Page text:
I’d like you to imagine a little situation with me, and them I’m going to ask you a question.
You leave the house to go for a walk and the next thing you know the skies open up and you get caught in a downpour. You run home, and the person who greets you when you walk in asks, “Wow, how’d you get so wet?”
Quick: what’s your answer?
. . . . .
Did your answer have the word rain in it? Like, “I got caught in the rain,” or “It suddenly started raining,” or “It started raining and I had to run home.” Or anything having to do with the rain?
If so, you’re like the vast majority of people. It’s obvious! You got wet because of the rain.
But while it’s true that the rain sure as hell made you wet, that’s still in a way the wrong answer. Every once in a while someone says the answer to “Wow, how’d you get so wet?” is “I forgot my umbrella.” And that, or something like it, is the correct answer.
Why that’s the case is one of the most important things a person can ever understand, and it has nothing to do with rain or umbrellas.
To say the rain made you wet is to blame your problem—being wet—on circumstances—the rain. The connection between problems and circumstances, in this case anyway, is pretty clear, but if you wanted to set up a pattern for keeping yourself behind the eight ball—emotionally, practically, every which way—you couldn’t come up with a better plan than to blame circumstances.
“I got wet because of the rain. I lose my temper because my job is stressful. I’m depressed because I never got any support growing up. I’m anxious because I’ve screwed up a number of times in the past.” Always the problem comes from some circumstance outside of your control.
Now the rain is real, and so are all the other circumstances. But here’s the big question: what does mental health look like? What do mentally healthy people do? Not “what do they have?” or “what are they like?” but what do they actually do?
That’s the difference between mental and physical health. You can’t be physically healthy by behaving like physically healthy people. But far, far more than you can imagine, you CAN be mentally healthy JUST by behaving like mentally healthy people.
And what mentally healthy people don’t do is attribute problems to the past or to other things they have no control over. However real those things may be, the way the rain is real.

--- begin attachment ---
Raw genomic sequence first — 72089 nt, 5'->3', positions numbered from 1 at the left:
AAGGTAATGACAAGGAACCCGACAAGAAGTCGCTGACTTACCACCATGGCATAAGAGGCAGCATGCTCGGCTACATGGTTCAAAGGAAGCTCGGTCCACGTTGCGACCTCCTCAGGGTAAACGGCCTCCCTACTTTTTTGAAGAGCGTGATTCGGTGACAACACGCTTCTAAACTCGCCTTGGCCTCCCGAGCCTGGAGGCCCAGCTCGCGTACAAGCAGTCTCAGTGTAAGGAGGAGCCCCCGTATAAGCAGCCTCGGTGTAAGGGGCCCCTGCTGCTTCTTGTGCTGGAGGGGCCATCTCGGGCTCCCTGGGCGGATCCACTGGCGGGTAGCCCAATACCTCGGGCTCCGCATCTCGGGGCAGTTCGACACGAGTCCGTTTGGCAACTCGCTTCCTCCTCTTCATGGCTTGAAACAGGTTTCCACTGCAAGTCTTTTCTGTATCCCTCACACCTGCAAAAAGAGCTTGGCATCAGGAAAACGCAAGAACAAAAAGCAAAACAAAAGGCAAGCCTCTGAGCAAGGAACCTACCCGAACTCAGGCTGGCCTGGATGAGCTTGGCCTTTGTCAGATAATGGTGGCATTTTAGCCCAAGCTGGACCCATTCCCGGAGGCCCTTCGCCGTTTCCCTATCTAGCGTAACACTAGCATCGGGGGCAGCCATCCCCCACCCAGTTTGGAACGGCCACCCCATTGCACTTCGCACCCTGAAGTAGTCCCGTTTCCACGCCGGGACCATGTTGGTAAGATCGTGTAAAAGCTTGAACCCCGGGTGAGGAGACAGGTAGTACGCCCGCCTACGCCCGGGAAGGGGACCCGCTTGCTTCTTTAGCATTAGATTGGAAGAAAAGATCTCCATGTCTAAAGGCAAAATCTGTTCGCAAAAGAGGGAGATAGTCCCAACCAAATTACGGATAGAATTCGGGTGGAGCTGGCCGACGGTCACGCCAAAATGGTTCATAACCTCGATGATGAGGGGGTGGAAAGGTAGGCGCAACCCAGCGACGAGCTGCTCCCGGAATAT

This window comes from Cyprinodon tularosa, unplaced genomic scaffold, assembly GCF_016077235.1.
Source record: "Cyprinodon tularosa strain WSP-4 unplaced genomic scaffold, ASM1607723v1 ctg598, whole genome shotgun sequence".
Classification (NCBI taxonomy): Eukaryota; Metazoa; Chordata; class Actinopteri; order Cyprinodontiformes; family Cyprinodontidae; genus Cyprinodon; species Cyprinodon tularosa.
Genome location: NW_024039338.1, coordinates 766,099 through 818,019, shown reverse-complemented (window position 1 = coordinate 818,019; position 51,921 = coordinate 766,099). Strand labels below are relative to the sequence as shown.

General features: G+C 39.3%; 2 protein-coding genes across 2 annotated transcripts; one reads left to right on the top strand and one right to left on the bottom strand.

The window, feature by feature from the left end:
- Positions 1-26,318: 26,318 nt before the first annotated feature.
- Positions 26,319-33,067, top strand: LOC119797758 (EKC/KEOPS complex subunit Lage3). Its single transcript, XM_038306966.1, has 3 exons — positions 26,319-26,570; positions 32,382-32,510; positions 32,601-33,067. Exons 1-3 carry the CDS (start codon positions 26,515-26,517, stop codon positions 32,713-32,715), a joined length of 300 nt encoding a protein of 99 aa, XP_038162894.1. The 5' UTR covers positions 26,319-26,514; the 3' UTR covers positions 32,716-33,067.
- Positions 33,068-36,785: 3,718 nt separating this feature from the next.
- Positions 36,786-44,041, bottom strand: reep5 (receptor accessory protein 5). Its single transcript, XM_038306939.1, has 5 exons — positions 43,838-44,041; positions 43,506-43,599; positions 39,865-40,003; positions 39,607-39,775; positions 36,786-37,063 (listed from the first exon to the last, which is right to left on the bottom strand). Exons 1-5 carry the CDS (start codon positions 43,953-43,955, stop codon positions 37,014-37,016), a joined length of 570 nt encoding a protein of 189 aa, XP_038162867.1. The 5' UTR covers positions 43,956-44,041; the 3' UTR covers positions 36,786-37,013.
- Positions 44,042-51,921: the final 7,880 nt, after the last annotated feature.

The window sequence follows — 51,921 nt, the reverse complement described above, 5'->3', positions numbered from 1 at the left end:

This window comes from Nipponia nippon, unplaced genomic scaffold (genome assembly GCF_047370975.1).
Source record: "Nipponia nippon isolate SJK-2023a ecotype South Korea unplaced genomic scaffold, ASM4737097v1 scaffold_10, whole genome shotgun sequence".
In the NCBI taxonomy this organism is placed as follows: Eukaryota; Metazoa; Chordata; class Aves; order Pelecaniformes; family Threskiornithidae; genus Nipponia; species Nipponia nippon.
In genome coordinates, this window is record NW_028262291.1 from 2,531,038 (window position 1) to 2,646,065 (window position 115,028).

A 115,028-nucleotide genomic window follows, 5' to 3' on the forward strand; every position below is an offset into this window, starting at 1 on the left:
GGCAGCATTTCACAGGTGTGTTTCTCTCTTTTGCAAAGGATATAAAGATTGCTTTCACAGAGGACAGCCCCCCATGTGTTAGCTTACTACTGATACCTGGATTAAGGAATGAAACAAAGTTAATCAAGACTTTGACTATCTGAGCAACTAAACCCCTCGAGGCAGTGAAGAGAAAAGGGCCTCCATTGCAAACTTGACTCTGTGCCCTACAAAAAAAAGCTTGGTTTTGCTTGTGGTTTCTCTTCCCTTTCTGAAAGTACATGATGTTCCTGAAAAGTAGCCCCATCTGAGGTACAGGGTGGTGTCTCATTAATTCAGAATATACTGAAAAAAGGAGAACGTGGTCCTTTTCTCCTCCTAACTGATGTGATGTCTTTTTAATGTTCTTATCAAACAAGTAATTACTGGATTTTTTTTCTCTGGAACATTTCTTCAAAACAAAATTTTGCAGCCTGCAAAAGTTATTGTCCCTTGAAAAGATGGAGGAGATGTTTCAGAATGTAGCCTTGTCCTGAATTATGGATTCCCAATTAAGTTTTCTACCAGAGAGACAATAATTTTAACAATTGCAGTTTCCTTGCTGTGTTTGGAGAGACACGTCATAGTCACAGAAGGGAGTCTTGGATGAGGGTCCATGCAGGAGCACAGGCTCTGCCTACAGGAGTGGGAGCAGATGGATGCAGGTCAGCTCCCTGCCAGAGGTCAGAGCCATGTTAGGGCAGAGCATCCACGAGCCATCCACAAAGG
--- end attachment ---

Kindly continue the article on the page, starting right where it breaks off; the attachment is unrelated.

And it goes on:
What mentally healthy people do do, people who are happy and function well and get the things they want out of life, is this:
When it starts to rain they don’t say, What the fuck!,
they say, Where’s my umbrella?
To put it in different words, they see life not as problems and suffering, but as problems and tools. For every problem there’s a tool that can either prevent the problem, or solve the problem, or make the problem bearable.
And why, oh why, would you spend energy attributing the problem to some circumstance unless that circumstance could point directly to the solution?
Here’s how to drive yourself sane, if you’ve been dripping, soaked, in a storm of misery, frustration, and general lousy feelings. Attribute your suffering NOT to some cause, or the need to find some cause. Instead, ask, what are my missing tools?
There’s a world of help for you out there, if you take this point of view.
Take the problem of worrying, for example. Yeah, I get it. Things are shitty. There’s lots to worry about. Anyone who says to you everything will be all right just doesn’t get. But right now, for you, the rain that’s soaking you wet is the worrying itself, the worrying that won’t leave you any peace.
Pointing to circumstances will just keep you stuck in worrying, so the hell with that. The question is, and always is, what are some tools to help you.
One great tool is to ask, what is it exactly that I’m doing here? Well, the moment you think about it, it’s clear that worrying is going over and over and over all the same problems and fears over and over and over again. It’s literally doing nothing, but in the most painful way. So when people say, Don’t worry, they’re not being stupid—well, they are being stupid—they’re just needing to say that anything you do with your mind and time other than worrying is time much better spent. Which actually is helpful, because so many of us think of worrying as thinking, and worrying is to thinking what constipation is to you know what.
Another great tool when it comes to worry is the tool I call One Thing. Out of the mess of things you’re worried about, what’s one thing you could do one thing about. One step forward about one thing. One phone call. One thing you look up on Google. One email to a friend.
It’s how you clean up a messy living room after a party that got a little out of hand. It’s a mess, yeah, an overwhelming disaster actually, but one thing at a time, and then the next thing you know, it’s all cleaned up.
So you see? I’m not meaning to oversimplify, but even in the case of worrying, I’ve just shown you two tools you can pop over your head like an umbrella in a rainstorm and it’ll make things better. That’s how people feel safe. Not because the world is safe. But because they have the tools to help them cope with a difficult and too-often unfriendly world.
This is what our website, our lifetime of doing therapy, and all of our books are all about. Not empty words. But finding the tools, and making those tools available to people, that’ll help you cope with all the storms that might come your way.
Every post here offers some tool or other, maybe something practical, maybe just a new way of thinking about things. But they all move you up and out of whatever state you’re in.